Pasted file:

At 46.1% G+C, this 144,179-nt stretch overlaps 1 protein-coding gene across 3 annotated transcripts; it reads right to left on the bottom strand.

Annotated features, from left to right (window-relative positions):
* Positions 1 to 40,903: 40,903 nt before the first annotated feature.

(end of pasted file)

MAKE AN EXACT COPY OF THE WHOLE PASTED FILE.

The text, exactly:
At 46.1% G+C, this 144,179-nt stretch overlaps 1 protein-coding gene across 3 annotated transcripts; it reads right to left on the bottom strand.

Annotated features, from left to right (window-relative positions):
* Positions 1 to 40,903: 40,903 nt before the first annotated feature.